Partnership for Undergraduate Life Science Education (PULSE) revealed the certification levels of eight schools that had been selected to participate in the the PULSE pilot certification for undergraduate biology education project. The participating science departments were selected based on initial evidence of transformed and innovative educational practices, and represent a wide variety of schools.

Funding, Fellowships, and Awards

NIGMS has issued a new expansion to the Maximizing Investigators’ Research Award (MIRA) pilot program to include new and early stage investigators. Letters of intent (requested, but not required) are due by August 9, 2015, and the application deadline is September 9, 2015. As a reminder, MIRA supports a lab’s entire NIGMS-funded research program and offers both longer funding periods and increased stability than traditional R01s. See the NIGMS Feedback Loop Blog post and request for applications for more information.

The Howard Hughes Medical Institute announced a new competition for science education grants to colleges and universities. The goal of this initiative is to help institutions build their capacity to engage all students in science throughout their undergraduate years, especially those who come to college via non-traditional pathways. The first application deadline is July 14, 2015.
Ever wanted to turn your PhD research into an interpretive dance video? Now you can! And you have the chance to win $1,000 and a free trip to California. Science’sDance Your PhD” Contest offers a cash prize of $500 for the best PhD dance in each of the following categories: physics, chemistry, biology, and social sciences. An additional $500 and a trip to Stanford University will go to the best overall PhD dance. Submission deadline is October 28, 2015


The White House Office of Science and Technology Policy (OSTP) is encouraging the community to share stories about basic research on social media using the hashtag #BasicResearch. In a blog post last week, OSTP Associate Director for Science Jo Handelsman motivates the need for basic research, but acknowledges that "those who pay for the national research agenda may not always be aware of the early and fundamental work that makes today’s technologies possible." Share your stories about why basic research is important to you on Twitter, Facebook, Instagram, and more with the hashtag #BasicResearch. [more…]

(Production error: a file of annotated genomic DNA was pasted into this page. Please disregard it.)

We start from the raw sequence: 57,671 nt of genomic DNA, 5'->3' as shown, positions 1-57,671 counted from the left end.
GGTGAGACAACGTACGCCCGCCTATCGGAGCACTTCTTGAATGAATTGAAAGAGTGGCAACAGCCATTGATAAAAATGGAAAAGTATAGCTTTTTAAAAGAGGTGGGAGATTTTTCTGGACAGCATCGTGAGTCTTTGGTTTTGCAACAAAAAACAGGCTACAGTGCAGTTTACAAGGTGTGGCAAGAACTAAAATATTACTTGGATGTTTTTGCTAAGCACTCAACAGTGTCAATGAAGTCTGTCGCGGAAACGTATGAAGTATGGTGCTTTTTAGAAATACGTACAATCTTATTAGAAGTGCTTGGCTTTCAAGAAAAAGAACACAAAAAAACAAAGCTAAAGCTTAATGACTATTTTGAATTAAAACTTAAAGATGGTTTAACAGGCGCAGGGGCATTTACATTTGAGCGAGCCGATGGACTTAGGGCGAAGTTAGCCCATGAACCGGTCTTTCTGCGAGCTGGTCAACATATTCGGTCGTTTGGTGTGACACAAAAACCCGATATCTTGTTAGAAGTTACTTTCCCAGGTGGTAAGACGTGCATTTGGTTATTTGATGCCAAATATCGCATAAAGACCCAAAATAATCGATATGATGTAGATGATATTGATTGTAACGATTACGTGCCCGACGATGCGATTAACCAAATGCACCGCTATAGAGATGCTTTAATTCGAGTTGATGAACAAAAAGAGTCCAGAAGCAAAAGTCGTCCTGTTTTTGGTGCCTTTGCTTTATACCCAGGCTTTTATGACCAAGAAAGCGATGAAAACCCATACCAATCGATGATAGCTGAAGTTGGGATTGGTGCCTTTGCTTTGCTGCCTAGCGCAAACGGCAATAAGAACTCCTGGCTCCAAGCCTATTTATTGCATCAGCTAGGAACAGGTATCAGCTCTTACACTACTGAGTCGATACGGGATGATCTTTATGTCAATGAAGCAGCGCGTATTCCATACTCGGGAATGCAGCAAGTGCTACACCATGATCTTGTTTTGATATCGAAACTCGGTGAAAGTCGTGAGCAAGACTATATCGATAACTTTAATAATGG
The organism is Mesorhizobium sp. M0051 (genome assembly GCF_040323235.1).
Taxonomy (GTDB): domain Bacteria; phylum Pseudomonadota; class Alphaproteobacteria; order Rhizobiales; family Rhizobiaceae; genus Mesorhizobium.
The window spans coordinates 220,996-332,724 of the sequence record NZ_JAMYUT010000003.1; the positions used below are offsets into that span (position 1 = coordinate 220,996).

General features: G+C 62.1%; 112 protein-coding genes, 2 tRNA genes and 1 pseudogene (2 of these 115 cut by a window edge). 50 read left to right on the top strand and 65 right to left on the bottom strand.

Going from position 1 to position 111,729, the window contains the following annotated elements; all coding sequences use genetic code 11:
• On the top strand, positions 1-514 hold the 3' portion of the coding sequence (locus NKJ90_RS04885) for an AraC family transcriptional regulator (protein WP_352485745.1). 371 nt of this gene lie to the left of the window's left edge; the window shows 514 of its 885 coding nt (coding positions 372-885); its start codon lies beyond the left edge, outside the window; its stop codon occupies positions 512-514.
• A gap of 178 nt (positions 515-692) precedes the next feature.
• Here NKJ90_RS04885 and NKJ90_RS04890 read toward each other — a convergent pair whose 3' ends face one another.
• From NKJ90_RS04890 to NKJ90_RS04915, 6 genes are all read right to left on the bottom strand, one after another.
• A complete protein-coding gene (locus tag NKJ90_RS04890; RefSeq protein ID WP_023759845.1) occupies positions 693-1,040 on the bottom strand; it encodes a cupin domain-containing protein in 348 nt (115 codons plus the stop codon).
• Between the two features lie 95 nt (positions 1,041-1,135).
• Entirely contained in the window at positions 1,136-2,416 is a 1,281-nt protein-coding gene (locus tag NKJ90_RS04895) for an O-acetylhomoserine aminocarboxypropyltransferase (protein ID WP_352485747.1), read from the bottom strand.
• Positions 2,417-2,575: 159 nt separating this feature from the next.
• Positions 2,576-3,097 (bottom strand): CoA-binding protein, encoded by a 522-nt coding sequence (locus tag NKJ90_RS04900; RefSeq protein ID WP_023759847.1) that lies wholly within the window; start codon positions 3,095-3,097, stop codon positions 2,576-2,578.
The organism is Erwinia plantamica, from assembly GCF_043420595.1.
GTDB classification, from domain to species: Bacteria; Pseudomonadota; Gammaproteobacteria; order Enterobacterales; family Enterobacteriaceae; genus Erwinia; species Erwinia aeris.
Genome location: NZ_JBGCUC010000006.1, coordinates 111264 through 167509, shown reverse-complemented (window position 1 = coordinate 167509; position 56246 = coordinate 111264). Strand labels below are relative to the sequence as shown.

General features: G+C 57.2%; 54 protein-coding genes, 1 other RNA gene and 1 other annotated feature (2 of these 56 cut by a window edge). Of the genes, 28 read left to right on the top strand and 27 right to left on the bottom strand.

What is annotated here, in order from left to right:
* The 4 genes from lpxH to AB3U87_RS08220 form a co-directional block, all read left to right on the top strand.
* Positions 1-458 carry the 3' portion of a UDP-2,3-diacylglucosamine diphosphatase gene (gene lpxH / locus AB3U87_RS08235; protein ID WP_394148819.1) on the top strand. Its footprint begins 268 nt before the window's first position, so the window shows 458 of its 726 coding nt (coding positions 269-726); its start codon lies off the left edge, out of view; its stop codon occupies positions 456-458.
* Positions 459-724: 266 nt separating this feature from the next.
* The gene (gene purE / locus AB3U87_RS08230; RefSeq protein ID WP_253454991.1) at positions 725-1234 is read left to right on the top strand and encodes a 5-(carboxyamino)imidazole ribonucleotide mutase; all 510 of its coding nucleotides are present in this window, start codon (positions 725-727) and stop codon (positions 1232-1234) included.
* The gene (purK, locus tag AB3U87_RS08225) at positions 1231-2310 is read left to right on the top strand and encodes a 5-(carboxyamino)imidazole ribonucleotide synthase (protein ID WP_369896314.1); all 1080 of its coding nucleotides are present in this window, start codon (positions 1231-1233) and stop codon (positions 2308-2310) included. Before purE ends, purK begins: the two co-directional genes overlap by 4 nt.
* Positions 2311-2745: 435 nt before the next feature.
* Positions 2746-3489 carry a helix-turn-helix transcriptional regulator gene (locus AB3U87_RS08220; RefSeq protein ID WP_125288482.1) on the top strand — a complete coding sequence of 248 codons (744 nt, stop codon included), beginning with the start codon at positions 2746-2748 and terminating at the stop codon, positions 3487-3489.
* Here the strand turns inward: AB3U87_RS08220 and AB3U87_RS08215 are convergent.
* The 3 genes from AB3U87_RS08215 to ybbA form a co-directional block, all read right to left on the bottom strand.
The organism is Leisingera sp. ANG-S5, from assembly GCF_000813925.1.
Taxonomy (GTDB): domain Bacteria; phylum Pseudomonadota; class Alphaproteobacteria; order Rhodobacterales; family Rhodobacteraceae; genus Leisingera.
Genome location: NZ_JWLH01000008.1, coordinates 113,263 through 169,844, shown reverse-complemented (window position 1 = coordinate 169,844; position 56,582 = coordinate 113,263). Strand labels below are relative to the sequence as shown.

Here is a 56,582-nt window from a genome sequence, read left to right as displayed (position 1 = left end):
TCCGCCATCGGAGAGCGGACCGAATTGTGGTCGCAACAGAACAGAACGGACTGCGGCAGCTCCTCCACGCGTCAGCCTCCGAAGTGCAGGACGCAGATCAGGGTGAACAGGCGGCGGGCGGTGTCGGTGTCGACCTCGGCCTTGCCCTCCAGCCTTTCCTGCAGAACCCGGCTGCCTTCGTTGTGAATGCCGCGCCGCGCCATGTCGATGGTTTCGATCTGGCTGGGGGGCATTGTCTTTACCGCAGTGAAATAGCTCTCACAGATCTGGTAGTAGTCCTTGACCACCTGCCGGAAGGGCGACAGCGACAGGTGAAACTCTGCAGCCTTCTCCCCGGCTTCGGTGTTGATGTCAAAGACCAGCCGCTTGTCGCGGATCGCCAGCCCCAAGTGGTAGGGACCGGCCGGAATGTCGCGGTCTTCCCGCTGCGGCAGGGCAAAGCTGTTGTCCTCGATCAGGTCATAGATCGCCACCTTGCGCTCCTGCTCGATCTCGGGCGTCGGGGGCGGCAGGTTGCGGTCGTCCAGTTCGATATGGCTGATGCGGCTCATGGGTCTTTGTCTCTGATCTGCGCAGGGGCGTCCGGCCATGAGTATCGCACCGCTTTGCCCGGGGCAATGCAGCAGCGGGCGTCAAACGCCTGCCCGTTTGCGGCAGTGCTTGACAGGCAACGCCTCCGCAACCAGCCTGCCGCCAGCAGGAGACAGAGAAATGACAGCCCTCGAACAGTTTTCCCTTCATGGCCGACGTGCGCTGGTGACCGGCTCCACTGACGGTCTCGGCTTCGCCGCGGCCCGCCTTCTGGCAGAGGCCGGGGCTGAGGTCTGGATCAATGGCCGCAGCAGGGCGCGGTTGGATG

Community Announcements

The Division of Comparative Medicine (DCM) within NIH’s Office of Research Infrastructure Programs (ORIP) is hosting a symposium, Linking Disease Model Phenotypes to Human Conditions, September 10-11, 2015, in Rockville, Maryland. The purpose of the meeting is to convene a colloquium on the current status of phenomics and its role in closing the gap between biomedical research and clinical medical practice. Registration is free, but space is limited, so sign up early.

And finally...

Thanks for helping us reach 4,200 likes on Facebook and 5,600 followers on Twitter! Keep up with highlights like these by joining GSA on Facebook, Twitter, LinkedIn, and Google+:

  • Nobel laureate and GSA member Marty Chalfie explains why he hates the impact factor.
  • Thanks to advances in genomic sequencing technology, food poisoning outbreaks are becoming easier to track.
  • Matt Wawersik, associate professor at The College of William & Mary, shares his experiences with his and his students involvement of the G3 paper characterizing the Drosophila dot chromosome.  
Do you have a brief announcement to submit to GSA e-News?
e-News items include news about GSA members – new positions, book publication, awards or grants received and obits; short policy items; brief research news items and grant programs; and, award nomination announcements.

Deadline for next issue: June 19, 2015. Send items (and feedback) to Beth Ruedi, eruedi@genetics-gsa.org.